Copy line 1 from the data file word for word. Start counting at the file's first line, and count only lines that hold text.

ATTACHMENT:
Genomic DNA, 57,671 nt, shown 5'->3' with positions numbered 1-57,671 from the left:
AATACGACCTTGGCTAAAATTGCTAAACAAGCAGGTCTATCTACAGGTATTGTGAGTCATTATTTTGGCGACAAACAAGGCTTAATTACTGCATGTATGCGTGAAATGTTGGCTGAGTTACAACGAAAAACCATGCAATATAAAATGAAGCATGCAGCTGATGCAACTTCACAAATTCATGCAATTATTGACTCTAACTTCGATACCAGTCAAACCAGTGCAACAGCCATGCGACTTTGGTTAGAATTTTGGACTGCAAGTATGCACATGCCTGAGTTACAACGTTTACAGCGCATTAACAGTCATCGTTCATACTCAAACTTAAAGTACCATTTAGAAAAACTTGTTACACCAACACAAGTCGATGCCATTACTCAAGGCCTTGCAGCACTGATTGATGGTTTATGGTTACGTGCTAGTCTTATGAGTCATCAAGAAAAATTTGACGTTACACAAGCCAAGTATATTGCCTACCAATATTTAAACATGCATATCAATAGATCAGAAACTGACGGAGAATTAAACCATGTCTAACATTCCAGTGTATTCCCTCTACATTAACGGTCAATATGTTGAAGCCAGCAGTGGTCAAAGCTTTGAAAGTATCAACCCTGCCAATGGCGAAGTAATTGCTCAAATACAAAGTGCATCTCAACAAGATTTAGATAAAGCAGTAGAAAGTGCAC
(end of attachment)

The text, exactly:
Genomic DNA, 57,671 nt, shown 5'->3' with positions numbered 1-57,671 from the left: